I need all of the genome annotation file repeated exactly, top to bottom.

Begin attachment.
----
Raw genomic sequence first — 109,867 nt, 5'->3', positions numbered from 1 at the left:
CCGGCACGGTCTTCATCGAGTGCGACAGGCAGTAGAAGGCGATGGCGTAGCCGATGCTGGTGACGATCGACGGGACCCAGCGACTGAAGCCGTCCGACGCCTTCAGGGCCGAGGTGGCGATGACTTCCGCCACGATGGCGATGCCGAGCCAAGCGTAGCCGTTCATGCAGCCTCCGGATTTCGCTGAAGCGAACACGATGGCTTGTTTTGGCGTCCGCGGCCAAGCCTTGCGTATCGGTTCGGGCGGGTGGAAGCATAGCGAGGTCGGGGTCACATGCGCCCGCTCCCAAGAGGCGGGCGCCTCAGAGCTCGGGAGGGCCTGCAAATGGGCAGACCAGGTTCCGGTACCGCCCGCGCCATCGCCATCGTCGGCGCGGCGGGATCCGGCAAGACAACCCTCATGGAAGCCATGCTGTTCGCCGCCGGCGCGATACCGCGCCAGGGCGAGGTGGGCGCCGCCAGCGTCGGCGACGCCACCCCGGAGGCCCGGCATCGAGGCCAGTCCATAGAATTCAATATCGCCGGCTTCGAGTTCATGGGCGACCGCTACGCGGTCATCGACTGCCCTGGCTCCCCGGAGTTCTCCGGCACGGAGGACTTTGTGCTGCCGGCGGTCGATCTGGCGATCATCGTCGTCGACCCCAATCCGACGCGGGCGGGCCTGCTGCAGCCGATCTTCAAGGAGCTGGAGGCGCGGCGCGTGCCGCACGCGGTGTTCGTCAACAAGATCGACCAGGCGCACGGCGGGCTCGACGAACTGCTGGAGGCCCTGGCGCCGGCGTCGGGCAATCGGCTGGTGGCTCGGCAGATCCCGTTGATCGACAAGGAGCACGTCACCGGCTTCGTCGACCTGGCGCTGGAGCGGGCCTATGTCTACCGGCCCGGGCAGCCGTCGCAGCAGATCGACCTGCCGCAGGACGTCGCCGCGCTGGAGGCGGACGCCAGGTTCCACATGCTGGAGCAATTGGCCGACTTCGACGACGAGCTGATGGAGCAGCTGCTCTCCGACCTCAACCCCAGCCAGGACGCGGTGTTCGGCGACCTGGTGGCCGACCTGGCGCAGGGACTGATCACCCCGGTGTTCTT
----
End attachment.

Raw genomic sequence first — 109,867 nt, 5'->3', positions numbered from 1 at the left:
CCGGCACGGTCTTCATCGAGTGCGACAGGCAGTAGAAGGCGATGGCGTAGCCGATGCTGGTGACGATCGACGGGACCCAGCGACTGAAGCCGTCCGACGCCTTCAGGGCCGAGGTGGCGATGACTTCCGCCACGATGGCGATGCCGAGCCAAGCGTAGCCGTTCATGCAGCCTCCGGATTTCGCTGAAGCGAACACGATGGCTTGTTTTGGCGTCCGCGGCCAAGCCTTGCGTATCGGTTCGGGCGGGTGGAAGCATAGCGAGGTCGGGGTCACATGCGCCCGCTCCCAAGAGGCGGGCGCCTCAGAGCTCGGGAGGGCCTGCAAATGGGCAGACCAGGTTCCGGTACCGCCCGCGCCATCGCCATCGTCGGCGCGGCGGGATCCGGCAAGACAACCCTCATGGAAGCCATGCTGTTCGCCGCCGGCGCGATACCGCGCCAGGGCGAGGTGGGCGCCGCCAGCGTCGGCGACGCCACCCCGGAGGCCCGGCATCGAGGCCAGTCCATAGAATTCAATATCGCCGGCTTCGAGTTCATGGGCGACCGCTACGCGGTCATCGACTGCCCTGGCTCCCCGGAGTTCTCCGGCACGGAGGACTTTGTGCTGCCGGCGGTCGATCTGGCGATCATCGTCGTCGACCCCAATCCGACGCGGGCGGGCCTGCTGCAGCCGATCTTCAAGGAGCTGGAGGCGCGGCGCGTGCCGCACGCGGTGTTCGTCAACAAGATCGACCAGGCGCACGGCGGGCTCGACGAACTGCTGGAGGCCCTGGCGCCGGCGTCGGGCAATCGGCTGGTGGCTCGGCAGATCCCGTTGATCGACAAGGAGCACGTCACCGGCTTCGTCGACCTGGCGCTGGAGCGGGCCTATGTCTACCGGCCCGGGCAGCCGTCGCAGCAGATCGACCTGCCGCAGGACGTCGCCGCGCTGGAGGCGGACGCCAGGTTCCACATGCTGGAGCAATTGGCCGACTTCGACGACGAGCTGATGGAGCAGCTGCTCTCCGACCTCAACCCCAGCCAGGACGCGGTGTTCGGCGACCTGGTGGCCGACCTGGCGCAGGGACTGATCACCCCGGTGTTCTT